Misc.: Peter Gammons, one of my favorite baseball writers, has a column this week at ESPN discussing the new-look New York Mets. Interesting points:
-Gammons suggests that the Delgado-led Marlins are now the team to beat in the NL East. I don't disagree.
-Gammons also notes that 2005 could be the Yankees last hurrah for a while. The team is soaking in multi-year contracts for under-performing players like Mike Mussina and Jason Giambi. They will have four players making $19 million in 2006. Yikes. Steinbrenner might suspect that time is running out for his gladiators. If they don't win the World Series this year, it could be curtains for the Yankee dynasty.
-Peter King's Monday Morning QB talks a little about the Super Bowl. Gotta love the opening quote from Rendell about the prospect of an All-Pennsylvania Super Bowl. Living in Steelers country (northern Allegheny County) and knowing how much Western PA voters love dem Stillers, it always surprises me that Republicans don't try to turn Rendell's Eagles allegiance against him. The '02 GOP candidate, Mike Fisher, did try a sad "bash-Philly" strategy when he fell behind in the polls, running TV spots in Pittsburgh talking up how much he liked the Pittsburgh Primanti Bros. cheesesteak compared with the Philly cheesesteak. You know you've lost when your campaign ads start huffing about which cheesesteak you like better. Anyway, this side of the state is getting Redder while the Southeast gets Bluer. Might explain why Republicans are so interested in recruiting Lynn Swann to run for Governor despite his lack of qualifications (namely, any experience in government whatsoever). I expect to see some sort of "I hate Philadelphia" strategy from the '06 GOP candidate.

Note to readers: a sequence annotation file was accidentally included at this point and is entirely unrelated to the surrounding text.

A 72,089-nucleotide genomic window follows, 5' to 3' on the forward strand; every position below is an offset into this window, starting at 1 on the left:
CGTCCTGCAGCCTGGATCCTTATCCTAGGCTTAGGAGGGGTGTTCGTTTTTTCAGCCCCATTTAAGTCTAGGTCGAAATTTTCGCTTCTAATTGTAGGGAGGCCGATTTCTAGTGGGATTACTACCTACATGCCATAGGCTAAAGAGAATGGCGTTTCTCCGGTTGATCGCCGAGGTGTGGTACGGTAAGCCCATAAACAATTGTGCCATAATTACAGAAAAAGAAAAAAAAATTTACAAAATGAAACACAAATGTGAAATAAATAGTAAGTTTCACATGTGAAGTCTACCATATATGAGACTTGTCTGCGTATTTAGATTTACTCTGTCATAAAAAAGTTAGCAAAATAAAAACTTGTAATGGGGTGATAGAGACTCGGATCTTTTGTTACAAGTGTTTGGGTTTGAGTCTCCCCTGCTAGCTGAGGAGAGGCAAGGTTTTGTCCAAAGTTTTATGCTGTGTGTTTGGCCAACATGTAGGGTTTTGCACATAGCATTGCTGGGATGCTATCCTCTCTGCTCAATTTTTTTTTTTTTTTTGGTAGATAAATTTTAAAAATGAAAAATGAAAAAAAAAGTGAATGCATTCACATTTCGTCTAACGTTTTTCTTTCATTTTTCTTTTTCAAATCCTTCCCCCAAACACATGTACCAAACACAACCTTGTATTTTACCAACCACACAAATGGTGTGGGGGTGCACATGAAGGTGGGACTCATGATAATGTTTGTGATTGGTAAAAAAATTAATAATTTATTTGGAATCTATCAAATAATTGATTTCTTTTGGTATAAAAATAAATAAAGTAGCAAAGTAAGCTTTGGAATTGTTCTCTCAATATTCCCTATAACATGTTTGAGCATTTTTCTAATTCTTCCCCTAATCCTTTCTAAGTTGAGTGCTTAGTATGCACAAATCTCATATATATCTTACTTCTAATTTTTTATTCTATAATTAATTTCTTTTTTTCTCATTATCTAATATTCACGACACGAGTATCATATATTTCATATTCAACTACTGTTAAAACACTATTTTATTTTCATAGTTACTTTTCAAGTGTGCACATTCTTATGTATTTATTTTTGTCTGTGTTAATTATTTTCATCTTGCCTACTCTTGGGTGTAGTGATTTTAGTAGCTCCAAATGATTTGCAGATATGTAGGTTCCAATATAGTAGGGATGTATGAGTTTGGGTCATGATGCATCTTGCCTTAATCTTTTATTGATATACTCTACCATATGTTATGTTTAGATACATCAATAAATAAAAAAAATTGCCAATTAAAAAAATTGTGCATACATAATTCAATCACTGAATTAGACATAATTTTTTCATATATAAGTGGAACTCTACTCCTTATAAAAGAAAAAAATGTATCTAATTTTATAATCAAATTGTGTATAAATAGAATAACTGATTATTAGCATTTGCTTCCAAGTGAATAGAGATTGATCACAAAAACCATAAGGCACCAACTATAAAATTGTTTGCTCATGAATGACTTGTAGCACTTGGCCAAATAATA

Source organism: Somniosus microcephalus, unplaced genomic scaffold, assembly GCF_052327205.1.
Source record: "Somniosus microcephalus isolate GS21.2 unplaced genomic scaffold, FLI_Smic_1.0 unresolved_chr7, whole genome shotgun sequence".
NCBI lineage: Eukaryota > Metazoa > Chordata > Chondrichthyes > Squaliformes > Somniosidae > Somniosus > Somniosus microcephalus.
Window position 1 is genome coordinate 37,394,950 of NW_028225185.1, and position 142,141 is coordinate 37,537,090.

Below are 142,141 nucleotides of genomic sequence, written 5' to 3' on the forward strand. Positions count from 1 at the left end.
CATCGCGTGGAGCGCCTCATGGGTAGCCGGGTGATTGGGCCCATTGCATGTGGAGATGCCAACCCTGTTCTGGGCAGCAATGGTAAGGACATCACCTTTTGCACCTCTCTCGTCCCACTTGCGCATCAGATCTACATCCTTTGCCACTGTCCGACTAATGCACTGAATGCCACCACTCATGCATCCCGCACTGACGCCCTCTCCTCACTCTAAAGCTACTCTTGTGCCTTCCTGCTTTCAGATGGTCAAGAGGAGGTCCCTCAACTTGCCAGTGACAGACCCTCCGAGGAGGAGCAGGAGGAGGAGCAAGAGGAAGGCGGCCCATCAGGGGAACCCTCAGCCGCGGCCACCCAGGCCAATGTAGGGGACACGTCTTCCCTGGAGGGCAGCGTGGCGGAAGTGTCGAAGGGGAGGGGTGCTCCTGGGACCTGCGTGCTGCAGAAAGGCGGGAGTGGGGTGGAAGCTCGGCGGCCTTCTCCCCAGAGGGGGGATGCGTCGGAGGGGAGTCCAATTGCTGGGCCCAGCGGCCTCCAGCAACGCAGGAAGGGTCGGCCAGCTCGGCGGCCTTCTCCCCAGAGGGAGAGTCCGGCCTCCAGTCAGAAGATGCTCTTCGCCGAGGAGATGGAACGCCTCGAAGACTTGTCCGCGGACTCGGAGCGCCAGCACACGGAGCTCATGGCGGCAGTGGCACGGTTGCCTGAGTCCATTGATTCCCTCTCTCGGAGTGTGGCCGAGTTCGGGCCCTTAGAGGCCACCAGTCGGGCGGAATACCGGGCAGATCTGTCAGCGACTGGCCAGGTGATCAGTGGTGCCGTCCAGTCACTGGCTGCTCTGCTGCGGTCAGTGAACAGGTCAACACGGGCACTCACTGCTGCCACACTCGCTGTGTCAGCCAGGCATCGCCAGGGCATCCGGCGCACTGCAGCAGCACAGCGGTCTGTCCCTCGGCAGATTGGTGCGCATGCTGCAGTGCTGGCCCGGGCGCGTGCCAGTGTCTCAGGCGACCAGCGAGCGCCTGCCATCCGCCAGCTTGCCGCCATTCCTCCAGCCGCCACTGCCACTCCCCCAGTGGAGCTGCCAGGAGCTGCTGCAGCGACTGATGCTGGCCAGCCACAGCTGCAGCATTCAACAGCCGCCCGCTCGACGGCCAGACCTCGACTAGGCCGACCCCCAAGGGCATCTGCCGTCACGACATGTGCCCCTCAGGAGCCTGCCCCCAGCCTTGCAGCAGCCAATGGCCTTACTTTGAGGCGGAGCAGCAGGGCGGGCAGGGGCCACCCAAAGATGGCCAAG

Nice article from Kevin Mulligan at the Daily News comparing the 1980 and 2004 Eagles teams.
Show your pride in the Eagles this week by putting some Eagles Wallpaper on your laptop or PC. Click here for the Eagles Wallpaper page. I have this one on my laptop right now.
Enjoy the weekend, ya'll!
Thursday, January 27, 2005
Let's start with what Delgado did in 2oo4:
.372 OBP / .535 SLG / 32 HR / 99 RBI / 88 Runs Created
All this during a year in which he lost over thirty games to an injury. Prior to this season Delgado had 117 Runs Created or more for six consecutive seasons. To give you an idea about how consistently good Delgado has been, take a look at his Win Shares for the last decade...
Delgado has a lifetime .390 OBP, .274 ISO and .314 GPA. Why he hasn't gotten more attention likely has to do with playing his career in Toronto rather than New York or Chicago. If Carlos Delgado had done this wearing a Cubs uniform, his face would be plastered all over every billboard in America.